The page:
2.3. Follow-up Interviews with Stop Smoking Service Managers

At the end of the survey, respondents were asked if they would be willing to be contacted to take part in a telephone interview to expand on their initial responses and to help identify future research needs. From those that agreed, we aimed to conduct interviews with approximately 16 SSS managers, selected to ensure a range of geographical locations, size and approach to treatment according to their initial survey responses. They were contacted by email, and a date arranged to conduct the interview. Interviews were conducted between May to July 2016 by R.W. and A.D., who introduced themselves as researchers from the University of Nottingham who worked outside the SSS organisation. SSS staff were asked to confirm whether they were the same person who had completed the survey and were asked to clarify their role in the SSS in relation to pregnant women. Participants were asked for verbal consent for the researchers to undertake and record the interview and were advised that neither individuals nor services would be identified in any written reports or presentations. Interviews lasted between 30–60 min, were audio recorded, anonymised and were transcribed verbatim.
Interviews were structured, and interviewees were asked about a range of issues relating to service provision in pregnancy including the service’s position on e-cigarettes, views around NRT adherence and advice, and issues around women returning to smoking postpartum. Regarding e-cigarettes, we aimed to gain further insight into what might hinder or facilitate services to recommend these in pregnancy. Thus we asked how services generally viewed e-cigarette use in pregnancy, whether this had changed recently, and if this was different for non-pregnant clients; what influenced or guided their position on e-cigarettes in pregnancy; what evidence or information they wanted to help guide their practice, and, again, if this was different for pregnant smokers compared to their non-pregnant clients.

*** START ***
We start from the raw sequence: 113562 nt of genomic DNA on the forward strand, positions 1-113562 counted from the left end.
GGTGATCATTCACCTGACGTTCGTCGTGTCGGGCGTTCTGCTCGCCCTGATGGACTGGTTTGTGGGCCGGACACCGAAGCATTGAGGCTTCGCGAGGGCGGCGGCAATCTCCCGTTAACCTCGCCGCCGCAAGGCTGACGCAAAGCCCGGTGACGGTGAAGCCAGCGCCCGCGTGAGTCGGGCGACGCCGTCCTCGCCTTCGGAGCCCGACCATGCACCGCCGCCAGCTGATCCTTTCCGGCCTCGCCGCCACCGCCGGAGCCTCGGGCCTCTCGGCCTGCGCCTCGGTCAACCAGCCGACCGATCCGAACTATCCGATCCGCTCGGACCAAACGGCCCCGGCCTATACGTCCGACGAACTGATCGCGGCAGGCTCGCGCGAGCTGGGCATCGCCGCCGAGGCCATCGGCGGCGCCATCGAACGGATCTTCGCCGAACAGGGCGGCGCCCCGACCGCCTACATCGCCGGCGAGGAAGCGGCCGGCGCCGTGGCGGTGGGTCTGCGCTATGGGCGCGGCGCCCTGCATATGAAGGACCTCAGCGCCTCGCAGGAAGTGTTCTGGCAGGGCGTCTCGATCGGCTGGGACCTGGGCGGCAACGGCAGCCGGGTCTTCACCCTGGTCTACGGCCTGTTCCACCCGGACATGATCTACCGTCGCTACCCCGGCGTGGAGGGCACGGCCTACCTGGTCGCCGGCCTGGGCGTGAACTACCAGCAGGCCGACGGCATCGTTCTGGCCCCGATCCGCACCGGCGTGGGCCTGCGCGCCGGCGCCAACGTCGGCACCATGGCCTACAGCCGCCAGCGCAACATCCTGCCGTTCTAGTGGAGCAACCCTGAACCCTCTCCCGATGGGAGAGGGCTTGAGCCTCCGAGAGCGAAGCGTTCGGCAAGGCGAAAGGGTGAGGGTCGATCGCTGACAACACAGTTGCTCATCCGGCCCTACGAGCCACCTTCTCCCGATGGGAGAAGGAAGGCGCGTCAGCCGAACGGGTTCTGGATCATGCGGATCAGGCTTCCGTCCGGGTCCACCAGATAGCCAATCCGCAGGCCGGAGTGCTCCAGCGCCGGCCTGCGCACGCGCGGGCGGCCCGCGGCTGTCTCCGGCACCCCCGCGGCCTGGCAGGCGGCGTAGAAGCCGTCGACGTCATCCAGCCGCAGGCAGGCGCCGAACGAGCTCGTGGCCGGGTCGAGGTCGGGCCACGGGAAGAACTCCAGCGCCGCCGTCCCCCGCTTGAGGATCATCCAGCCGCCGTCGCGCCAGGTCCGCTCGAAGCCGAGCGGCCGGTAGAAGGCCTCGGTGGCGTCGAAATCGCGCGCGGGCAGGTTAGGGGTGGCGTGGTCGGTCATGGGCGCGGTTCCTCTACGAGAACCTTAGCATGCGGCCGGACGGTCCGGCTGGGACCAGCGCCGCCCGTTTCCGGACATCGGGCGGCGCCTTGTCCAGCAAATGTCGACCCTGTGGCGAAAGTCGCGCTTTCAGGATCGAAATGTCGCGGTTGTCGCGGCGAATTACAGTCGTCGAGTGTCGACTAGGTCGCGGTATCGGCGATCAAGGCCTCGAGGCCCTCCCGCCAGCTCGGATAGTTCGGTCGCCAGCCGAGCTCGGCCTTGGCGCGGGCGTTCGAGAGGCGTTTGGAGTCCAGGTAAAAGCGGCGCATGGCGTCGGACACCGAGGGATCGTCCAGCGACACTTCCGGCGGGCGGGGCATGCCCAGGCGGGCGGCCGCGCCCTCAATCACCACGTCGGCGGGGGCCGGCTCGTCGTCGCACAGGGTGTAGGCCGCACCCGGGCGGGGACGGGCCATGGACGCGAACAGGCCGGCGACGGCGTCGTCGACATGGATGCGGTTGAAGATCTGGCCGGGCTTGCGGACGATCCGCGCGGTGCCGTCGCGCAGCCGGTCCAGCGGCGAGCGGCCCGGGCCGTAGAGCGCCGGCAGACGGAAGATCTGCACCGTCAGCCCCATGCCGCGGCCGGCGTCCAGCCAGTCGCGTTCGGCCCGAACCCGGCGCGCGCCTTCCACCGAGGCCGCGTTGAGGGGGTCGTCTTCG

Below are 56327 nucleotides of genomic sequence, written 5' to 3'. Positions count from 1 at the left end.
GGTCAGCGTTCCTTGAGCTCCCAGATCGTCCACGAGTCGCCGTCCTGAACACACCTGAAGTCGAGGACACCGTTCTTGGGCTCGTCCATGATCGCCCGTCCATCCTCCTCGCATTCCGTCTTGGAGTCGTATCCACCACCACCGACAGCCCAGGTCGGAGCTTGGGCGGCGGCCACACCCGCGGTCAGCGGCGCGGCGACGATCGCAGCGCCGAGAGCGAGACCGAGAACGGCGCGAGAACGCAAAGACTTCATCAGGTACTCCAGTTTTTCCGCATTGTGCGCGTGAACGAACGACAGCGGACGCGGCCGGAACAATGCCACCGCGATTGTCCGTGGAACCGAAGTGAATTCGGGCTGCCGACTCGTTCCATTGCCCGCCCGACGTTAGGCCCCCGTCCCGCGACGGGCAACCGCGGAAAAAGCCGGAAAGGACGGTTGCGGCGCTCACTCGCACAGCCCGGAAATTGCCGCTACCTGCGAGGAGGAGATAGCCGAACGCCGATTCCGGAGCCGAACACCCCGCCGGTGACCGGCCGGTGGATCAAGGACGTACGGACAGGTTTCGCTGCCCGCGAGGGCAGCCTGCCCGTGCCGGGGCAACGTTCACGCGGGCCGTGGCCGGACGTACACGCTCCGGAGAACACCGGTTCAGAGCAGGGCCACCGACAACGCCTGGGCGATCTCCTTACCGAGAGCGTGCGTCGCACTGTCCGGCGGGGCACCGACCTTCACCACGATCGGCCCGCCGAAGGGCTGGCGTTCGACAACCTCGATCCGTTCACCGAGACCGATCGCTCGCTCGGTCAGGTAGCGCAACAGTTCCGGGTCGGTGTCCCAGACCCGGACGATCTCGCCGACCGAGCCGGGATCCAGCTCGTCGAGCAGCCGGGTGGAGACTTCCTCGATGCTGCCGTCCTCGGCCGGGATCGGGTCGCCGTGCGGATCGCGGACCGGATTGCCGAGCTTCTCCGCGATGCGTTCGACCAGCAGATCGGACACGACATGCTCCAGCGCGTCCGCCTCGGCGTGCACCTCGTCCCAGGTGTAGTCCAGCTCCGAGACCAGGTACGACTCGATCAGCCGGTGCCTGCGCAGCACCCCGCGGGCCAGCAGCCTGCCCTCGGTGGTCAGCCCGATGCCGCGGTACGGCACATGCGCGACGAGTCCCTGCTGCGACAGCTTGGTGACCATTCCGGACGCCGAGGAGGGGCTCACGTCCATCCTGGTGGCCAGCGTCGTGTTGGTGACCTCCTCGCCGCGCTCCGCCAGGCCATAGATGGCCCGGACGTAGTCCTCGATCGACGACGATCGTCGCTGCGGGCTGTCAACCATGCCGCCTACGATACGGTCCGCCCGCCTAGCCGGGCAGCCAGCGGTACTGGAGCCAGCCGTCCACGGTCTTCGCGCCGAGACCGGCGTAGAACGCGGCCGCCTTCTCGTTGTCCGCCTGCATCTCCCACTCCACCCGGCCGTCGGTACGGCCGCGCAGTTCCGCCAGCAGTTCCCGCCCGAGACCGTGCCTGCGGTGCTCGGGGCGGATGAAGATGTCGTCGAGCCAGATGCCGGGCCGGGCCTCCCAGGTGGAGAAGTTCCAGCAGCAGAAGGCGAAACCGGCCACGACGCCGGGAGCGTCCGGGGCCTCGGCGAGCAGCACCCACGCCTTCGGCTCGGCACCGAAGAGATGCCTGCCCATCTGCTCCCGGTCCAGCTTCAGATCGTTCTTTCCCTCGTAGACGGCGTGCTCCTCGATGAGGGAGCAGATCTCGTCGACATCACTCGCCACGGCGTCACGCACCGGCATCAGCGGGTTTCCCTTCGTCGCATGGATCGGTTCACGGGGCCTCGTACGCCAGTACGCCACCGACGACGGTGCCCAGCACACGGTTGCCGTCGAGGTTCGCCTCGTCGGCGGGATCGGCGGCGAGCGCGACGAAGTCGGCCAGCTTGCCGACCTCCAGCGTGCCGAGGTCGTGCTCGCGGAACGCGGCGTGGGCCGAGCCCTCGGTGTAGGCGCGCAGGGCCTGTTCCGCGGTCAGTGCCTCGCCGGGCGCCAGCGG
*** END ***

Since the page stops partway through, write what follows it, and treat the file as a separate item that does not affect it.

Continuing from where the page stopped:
2.4. Data Analysis

Survey: Statistical analyses were conducted using STATA 14 (StataCorp, College Station, TX, USA) [31]. Descriptive analyses were conducted to summarise the scope of services provided by SSS, how e-cigarettes were dealt with in SSS, provision of other treatments for smoking cessation in pregnancy and support provided for avoiding return to smoking after childbirth.
Interviews: NVivo 10 (QSR International, Melbourne, Australia) software was used to assist with the coding of the data. For this paper, we present only interview findings relating to e-cigarettes. Inductive thematic analysis, as described by Braun and Clarke [32] was used to identify and report patterns and themes within the text. Data were transcribed verbatim. S.C. and K.A.C. analysed the data independently; they read and re-read the interview transcripts and noted initial ideas and emerging themes to represent interviewees’ views on e-cigarettes in general, and on barriers against and facilitators for SSS recommending e-cigarettes to clients. The researchers then discussed their initial codes and themes, until they reached consensus and final themes were established. Key themes from the data are presented.
The work was conducted according to the tenets of the Declaration of Helsinki. The survey and interviews were conducted as a service evaluation and therefore ethical opinion was not required.

3. Results

3.1. Survey

We identified the commissioning leads with public health duties at 152 English local authorities and from these obtained contact details for the managers of 106 SSS. From the 106 SSS managers we received 72 replies (67.9% response rate).

3.1.1. Scope of Services

The vast majority of SSS reported supporting any pregnant women who smoked, regardless of whether they also vaped (used e-cigarettes) with 94.4% (68/72) supporting pregnant smokers who also vaped. Fewer SSS reported supporting pregnant women who were recent ex-smokers (64.3% (45/72)) but again, women were supported irrespective of vaping with 61.9% (44/72) supporting recent ex-smokers who vaped.